MARINE CORPS AIR STATION IWAKUNI, Japan --
A sergeant major formerly assigned to Marine Barracks Washington, District of Columbia, is scheduled to assume the duties of Headquarters and Headquarters Squadron senior enlisted advisor during a relief-and-appointment ceremony on the parade deck here 10 a.m. Wednesday.
Sgt. Maj. Peter W. Ferral is slated to succeed Sgt. Maj. Gerard J. Calvin, who is scheduled to become the senior enlisted advisor for Marine Aviation Logistics Squadron 12 in a relief-andappointment ceremony scheduled here Friday.
After more than three years, Calvin has become a staple around the halls of Building 1 and has been an instrumental part of the command team.
“He’s been phenomenal. He’s been everything I could possibly want in a sergeant major and more, absolutely my right hand man,” Lt. Col. Michael R. Coletta, H&HS commanding officer, said. “There were times when both myself and the (executive officer) were out of pocket where he basically was in charge of the entire command deck and flawlessly made this squadron purr.”
H&HS is a fairly unique squadron because of its role as the air station nucleus.
As a result of that uniqueness, Calvin has had to rise to the challenge of running the squadron time and time again.
“Without us, the air station doesn’t run or function,” said Coletta. “This monster continues to run twenty-four seven so you gotta creatively find ways to give your Marines (Professional Military Education), to ensure that all of our training is complete, to ensure that the word is disseminated, to ensure that folks get time out, and he’s been absolutely instrumental in a lot of that stuff, especially throughout recent Operation Tomodachi.”
For Calvin, each day brought new challenges.
“Because of the dynamics of the squadron, every day was an accomplishment,” Calvin said. “The greatest challenge was to find a balance and to ensure a unit that is under operational control to one commander and administrative control to another commander stayed focused on the primary mission ... keeping the aircraft flying and this air station operational.”
Between chanting cadence during monthly squadron physical training sessions, charismatically passing word to the squadron after award ceremonies and dropping the “stanky leg” at PMEs, it’s probably safe to say Calvin has an instantly recognizable face and voice in the squadron.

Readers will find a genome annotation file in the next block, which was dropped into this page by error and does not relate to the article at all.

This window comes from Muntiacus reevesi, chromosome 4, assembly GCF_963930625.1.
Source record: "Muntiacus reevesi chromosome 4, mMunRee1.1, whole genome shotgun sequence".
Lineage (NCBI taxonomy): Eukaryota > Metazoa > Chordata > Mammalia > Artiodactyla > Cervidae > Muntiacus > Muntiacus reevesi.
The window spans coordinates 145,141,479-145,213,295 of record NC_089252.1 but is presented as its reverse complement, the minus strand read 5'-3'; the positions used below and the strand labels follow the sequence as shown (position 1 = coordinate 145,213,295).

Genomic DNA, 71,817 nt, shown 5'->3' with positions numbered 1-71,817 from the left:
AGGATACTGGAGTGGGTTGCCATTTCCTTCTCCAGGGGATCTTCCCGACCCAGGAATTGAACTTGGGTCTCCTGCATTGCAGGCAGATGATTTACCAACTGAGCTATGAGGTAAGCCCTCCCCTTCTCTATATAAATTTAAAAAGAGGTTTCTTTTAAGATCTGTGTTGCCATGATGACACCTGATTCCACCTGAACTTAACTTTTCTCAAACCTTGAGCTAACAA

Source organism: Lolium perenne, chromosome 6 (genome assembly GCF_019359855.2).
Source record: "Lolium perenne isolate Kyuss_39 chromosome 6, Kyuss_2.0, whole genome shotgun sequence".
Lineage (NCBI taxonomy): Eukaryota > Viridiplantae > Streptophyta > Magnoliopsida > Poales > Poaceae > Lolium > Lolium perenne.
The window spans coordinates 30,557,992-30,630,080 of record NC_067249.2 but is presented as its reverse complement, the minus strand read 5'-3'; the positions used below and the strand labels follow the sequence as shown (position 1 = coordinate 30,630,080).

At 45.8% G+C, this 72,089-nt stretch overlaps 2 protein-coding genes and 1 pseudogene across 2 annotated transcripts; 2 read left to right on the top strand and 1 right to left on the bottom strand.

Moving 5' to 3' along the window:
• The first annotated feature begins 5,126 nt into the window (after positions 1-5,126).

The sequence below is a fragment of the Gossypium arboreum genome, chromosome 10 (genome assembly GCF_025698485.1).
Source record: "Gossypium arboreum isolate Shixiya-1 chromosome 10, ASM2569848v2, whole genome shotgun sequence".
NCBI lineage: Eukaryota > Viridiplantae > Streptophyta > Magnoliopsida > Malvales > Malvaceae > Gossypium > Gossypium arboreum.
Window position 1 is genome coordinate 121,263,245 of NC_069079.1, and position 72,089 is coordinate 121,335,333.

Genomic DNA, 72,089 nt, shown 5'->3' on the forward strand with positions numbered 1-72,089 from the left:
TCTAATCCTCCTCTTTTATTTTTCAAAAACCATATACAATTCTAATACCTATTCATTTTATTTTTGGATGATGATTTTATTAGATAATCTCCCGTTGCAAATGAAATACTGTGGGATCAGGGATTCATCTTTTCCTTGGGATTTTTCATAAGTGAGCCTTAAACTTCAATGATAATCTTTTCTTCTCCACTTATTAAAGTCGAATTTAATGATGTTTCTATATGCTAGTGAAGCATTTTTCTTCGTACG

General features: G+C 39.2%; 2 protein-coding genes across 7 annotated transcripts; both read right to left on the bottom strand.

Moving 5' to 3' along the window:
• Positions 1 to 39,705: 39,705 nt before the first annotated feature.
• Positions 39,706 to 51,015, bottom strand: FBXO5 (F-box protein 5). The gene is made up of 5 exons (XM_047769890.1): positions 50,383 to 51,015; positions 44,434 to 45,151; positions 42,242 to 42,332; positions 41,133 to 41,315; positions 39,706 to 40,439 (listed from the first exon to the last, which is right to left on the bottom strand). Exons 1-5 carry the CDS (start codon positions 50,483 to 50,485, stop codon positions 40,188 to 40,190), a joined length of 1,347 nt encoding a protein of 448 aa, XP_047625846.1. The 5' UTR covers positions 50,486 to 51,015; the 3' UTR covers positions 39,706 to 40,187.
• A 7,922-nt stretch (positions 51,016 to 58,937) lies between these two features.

“I think the enlisted really respond well to him; I think he’s well liked,” said Coletta. “He’s very effective in how he does; he can kinda walk into a situation or walk into a room and from his smiles and his presence he can just kinda light up the room.”
“That’s probably one of the biggest things I think I’ll miss about him,” he added.
As a more seasoned enlisted Marine in a command position, that same charisma spilled over into a fatherly role during Calvin’s tenure.
“Some of the same concerns I have for my own family I have for the members of H&HS,” he said. “I cared both personally and professionally.”
Although not indicative of the whole, Calvin’s presence and demeanor translated his devotion.
“Motivated,” said Lance Cpl. Michael Hicks, a legal administration clerk with the station Installation Personnel Administration Center. “Just the way he talks to his Marines, he’s interested; he takes care of Marines.”
Hicks’ sentiments were echoed by Coletta.
“He has a very rare and true genuine concern for the Marines and sailors of his squadron,” he said. “No matter what the case, no matter how big, how small, or what the issue, he is very, very eager to roll his sleeves up and to dive in and to do his absolute best for the benefit of the Marines and sailors who are under his tutelage.”
Calvin certainly sets the bar high and is an example to be followed and emulated.
“All E-9s are not created equal,” said Coletta. “Sgt. Maj. Calvin just blows the curve out of the water.”
To welcome the new sergeant major, Calvin had some words of caution, “Be careful when you do the stanky leg; it can be rough on the knees.